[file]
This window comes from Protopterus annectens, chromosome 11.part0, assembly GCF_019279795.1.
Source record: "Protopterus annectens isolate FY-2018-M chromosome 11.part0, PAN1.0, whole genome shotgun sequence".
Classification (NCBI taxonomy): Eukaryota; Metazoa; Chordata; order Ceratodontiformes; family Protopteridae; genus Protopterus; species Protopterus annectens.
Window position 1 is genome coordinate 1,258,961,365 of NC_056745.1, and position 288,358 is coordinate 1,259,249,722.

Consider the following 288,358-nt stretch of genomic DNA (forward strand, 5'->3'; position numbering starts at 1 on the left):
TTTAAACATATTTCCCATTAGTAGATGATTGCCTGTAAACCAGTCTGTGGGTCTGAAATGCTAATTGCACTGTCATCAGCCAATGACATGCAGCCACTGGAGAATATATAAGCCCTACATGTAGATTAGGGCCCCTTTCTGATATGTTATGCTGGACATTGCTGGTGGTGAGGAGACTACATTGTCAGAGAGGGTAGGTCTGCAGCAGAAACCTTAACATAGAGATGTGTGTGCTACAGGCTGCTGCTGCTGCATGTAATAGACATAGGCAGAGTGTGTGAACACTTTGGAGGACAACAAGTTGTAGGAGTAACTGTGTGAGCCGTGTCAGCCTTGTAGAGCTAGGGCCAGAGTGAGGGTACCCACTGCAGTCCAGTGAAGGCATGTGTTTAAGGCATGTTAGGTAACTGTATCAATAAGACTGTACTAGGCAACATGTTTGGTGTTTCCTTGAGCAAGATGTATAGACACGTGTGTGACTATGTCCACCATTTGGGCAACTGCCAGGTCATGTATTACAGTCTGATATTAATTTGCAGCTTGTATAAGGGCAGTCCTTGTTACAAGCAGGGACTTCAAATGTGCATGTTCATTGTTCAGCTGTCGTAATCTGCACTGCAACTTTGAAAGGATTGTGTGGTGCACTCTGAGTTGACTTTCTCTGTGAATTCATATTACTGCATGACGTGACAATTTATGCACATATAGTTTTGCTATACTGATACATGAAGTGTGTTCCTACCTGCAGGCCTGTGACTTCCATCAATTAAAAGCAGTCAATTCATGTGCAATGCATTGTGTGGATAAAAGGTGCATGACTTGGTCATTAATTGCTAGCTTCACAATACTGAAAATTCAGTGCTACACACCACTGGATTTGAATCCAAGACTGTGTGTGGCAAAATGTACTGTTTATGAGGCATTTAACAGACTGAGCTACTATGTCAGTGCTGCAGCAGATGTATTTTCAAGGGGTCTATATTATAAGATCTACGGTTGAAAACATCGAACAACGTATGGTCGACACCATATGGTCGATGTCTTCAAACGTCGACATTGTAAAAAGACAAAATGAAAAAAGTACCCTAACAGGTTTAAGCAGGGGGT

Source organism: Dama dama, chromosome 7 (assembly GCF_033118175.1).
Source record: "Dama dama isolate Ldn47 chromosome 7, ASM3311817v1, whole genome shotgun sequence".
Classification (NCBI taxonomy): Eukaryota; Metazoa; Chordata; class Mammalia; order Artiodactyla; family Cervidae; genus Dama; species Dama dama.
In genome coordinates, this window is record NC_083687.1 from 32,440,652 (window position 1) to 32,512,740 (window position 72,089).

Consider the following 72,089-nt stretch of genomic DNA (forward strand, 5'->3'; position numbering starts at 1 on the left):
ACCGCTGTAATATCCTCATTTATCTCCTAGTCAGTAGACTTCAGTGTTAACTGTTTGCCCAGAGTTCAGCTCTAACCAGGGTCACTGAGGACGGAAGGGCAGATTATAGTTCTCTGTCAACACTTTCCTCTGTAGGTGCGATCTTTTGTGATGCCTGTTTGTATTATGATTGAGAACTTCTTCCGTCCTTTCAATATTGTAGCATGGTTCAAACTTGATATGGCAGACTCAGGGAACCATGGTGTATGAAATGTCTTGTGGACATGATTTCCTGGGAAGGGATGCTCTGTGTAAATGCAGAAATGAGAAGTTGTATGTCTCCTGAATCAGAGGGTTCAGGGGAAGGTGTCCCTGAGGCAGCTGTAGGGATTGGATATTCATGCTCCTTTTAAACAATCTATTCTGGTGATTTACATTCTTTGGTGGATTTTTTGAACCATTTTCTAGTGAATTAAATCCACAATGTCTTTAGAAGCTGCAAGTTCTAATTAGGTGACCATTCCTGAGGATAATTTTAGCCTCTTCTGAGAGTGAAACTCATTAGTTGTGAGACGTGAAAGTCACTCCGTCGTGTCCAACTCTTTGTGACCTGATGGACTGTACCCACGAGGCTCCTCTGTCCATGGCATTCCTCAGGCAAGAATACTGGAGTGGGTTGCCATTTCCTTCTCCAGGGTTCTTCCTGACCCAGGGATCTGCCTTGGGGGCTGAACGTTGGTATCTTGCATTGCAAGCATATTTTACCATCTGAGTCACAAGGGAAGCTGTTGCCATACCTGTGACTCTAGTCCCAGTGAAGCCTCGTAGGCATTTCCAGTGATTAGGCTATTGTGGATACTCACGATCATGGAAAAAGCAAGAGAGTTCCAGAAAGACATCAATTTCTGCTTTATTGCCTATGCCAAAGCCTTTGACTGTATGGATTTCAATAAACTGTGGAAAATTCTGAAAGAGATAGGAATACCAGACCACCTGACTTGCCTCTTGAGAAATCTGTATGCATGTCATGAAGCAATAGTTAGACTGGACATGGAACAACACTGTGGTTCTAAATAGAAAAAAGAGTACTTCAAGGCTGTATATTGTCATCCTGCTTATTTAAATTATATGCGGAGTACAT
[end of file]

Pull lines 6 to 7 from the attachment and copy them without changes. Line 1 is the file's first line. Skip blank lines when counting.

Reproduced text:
TTTAAACATATTTCCCATTAGTAGATGATTGCCTGTAAACCAGTCTGTGGGTCTGAAATGCTAATTGCACTGTCATCAGCCAATGACATGCAGCCACTGGAGAATATATAAGCCCTACATGTAGATTAGGGCCCCTTTCTGATATGTTATGCTGGACATTGCTGGTGGTGAGGAGACTACATTGTCAGAGAGGGTAGGTCTGCAGCAGAAACCTTAACATAGAGATGTGTGTGCTACAGGCTGCTGCTGCTGCATGTAATAGACATAGGCAGAGTGTGTGAACACTTTGGAGGACAACAAGTTGTAGGAGTAACTGTGTGAGCCGTGTCAGCCTTGTAGAGCTAGGGCCAGAGTGAGGGTACCCACTGCAGTCCAGTGAAGGCATGTGTTTAAGGCATGTTAGGTAACTGTATCAATAAGACTGTACTAGGCAACATGTTTGGTGTTTCCTTGAGCAAGATGTATAGACACGTGTGTGACTATGTCCACCATTTGGGCAACTGCCAGGTCATGTATTACAGTCTGATATTAATTTGCAGCTTGTATAAGGGCAGTCCTTGTTACAAGCAGGGACTTCAAATGTGCATGTTCATTGTTCAGCTGTCGTAATCTGCACTGCAACTTTGAAAGGATTGTGTGGTGCACTCTGAGTTGACTTTCTCTGTGAATTCATATTACTGCATGACGTGACAATTTATGCACATATAGTTTTGCTATACTGATACATGAAGTGTGTTCCTACCTGCAGGCCTGTGACTTCCATCAATTAAAAGCAGTCAATTCATGTGCAATGCATTGTGTGGATAAAAGGTGCATGACTTGGTCATTAATTGCTAGCTTCACAATACTGAAAATTCAGTGCTACACACCACTGGATTTGAATCCAAGACTGTGTGTGGCAAAATGTACTGTTTATGAGGCATTTAACAGACTGAGCTACTATGTCAGTGCTGCAGCAGATGTATTTTCAAGGGGTCTATATTATAAGATCTACGGTTGAAAACATCGAACAACGTATGGTCGACACCATATGGTCGATGTCTTCAAACGTCGACATTGTAAAAAGACAAAATGAAAAAAGTACCCTAACAGGTTTAAGCAGGGGGT

Source organism: Dama dama, chromosome 7 (assembly GCF_033118175.1).